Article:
City-Wide Committee of Planners Agree to Investigate Ocean Beach’s Issue With San Diego

by on February 29, 2012 · 7 comments

in Economy, Environment, San Diego

OB sunset - September 2010, by Jim Grant.

It worked.  Last night’s outpouring of support and solidarity for the Ocean Beach planners in their fight with the City proved the ticket.  The city-wide committee of neighborhood planners agreed with the OB Board that this issue of the City granting improper variances was indeed an issue worthy of study.

Formally known as the Council of Planning Committees (CPC), they voted unanimously last night to create a committee to specifically look into the issue of the variances and to facilitate a resolution.  There was sympathy for the issue when it was brought up at the regular monthly meeting of the CPC last night, as it appears the same type of city granting of variances is occurring in other communities as well.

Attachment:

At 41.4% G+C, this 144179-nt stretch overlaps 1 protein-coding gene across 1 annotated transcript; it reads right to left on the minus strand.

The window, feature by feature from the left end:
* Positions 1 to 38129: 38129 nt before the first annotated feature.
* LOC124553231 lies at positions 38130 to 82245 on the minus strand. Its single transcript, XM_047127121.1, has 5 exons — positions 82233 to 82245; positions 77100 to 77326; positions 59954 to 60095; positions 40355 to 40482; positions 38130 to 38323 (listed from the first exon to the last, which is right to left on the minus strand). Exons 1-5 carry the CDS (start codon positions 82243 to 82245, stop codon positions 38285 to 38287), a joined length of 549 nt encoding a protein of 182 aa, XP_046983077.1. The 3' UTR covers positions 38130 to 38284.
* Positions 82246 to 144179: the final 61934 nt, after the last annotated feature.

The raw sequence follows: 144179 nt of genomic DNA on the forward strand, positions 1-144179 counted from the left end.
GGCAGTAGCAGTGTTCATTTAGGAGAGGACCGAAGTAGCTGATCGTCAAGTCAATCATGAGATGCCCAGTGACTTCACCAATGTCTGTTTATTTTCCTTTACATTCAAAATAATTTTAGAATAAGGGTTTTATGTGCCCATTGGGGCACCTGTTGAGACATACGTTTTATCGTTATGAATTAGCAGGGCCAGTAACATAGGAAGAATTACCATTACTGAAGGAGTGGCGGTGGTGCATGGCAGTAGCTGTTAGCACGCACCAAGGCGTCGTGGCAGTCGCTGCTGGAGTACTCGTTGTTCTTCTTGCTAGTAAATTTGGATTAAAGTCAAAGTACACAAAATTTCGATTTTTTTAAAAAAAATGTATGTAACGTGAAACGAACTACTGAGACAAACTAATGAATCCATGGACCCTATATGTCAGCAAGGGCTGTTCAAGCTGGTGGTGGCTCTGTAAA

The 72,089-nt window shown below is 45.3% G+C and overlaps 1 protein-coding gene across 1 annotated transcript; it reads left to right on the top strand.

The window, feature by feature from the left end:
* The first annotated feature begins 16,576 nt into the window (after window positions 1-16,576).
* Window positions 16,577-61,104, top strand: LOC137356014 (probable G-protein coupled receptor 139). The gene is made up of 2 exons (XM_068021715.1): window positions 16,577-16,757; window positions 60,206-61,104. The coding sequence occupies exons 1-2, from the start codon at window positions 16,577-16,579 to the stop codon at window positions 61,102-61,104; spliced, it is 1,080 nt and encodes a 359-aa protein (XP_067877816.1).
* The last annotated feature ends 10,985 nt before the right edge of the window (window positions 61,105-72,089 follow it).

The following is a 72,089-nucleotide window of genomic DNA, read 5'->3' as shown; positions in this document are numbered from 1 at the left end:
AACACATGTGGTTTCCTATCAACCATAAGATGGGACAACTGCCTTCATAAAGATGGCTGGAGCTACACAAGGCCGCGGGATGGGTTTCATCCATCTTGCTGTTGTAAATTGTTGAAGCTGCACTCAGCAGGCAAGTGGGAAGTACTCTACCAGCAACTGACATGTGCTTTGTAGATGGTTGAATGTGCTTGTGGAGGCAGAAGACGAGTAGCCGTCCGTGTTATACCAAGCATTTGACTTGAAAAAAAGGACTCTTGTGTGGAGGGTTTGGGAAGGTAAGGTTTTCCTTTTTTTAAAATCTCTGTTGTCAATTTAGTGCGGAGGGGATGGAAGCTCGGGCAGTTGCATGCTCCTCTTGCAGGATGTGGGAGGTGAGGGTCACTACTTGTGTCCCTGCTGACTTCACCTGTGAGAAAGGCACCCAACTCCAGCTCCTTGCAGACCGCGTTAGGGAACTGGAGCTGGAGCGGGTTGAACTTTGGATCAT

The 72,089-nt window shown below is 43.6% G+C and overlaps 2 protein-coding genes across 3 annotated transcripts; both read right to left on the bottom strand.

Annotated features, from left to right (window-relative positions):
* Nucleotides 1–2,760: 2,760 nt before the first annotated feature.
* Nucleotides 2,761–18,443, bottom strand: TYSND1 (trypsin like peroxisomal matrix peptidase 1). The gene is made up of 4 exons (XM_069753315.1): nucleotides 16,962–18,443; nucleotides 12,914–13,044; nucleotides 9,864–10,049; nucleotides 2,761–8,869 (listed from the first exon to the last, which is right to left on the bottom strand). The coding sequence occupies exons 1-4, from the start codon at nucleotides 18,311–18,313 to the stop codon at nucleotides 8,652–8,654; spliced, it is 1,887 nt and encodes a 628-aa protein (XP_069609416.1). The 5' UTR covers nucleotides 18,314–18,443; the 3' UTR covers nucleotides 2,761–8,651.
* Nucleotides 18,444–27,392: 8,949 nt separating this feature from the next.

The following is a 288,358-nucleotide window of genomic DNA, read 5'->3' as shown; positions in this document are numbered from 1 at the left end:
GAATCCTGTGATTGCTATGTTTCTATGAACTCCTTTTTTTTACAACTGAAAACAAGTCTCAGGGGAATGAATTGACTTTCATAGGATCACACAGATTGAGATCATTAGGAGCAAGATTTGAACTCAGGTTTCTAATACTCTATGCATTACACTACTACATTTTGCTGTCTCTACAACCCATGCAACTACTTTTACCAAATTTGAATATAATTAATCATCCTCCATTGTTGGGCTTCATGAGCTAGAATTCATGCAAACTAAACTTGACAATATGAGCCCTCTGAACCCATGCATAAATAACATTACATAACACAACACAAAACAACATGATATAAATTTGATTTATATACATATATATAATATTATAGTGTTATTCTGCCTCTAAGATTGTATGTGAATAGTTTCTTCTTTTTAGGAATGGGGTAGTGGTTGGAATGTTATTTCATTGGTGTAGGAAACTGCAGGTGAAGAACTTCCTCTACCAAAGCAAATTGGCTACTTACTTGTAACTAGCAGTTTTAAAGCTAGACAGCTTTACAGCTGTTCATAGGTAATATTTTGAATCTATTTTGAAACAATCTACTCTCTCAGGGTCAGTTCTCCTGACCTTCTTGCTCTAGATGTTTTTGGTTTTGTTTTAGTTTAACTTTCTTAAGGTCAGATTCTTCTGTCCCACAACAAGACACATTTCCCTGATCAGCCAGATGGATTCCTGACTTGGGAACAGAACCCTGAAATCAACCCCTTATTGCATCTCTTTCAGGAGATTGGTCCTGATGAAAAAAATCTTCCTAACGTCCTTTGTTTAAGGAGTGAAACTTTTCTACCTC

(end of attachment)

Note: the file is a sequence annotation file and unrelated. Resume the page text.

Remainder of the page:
Specifically, the CPC agreed that it was indeed an issue that could be applied city-wide and demanded the CPC’s attention.

In an email sent out to thank supporters, OB Planning Board vice-chair Landry Watson, stated:

 This is a big step in the right direction and hopefully we are moving to a resolution of the issue with the city.   Thank you so much for the outpouring of community support!

 Puzzled? See these for background: See here, here, here, and here.

{ 7 comments… read them below or add one }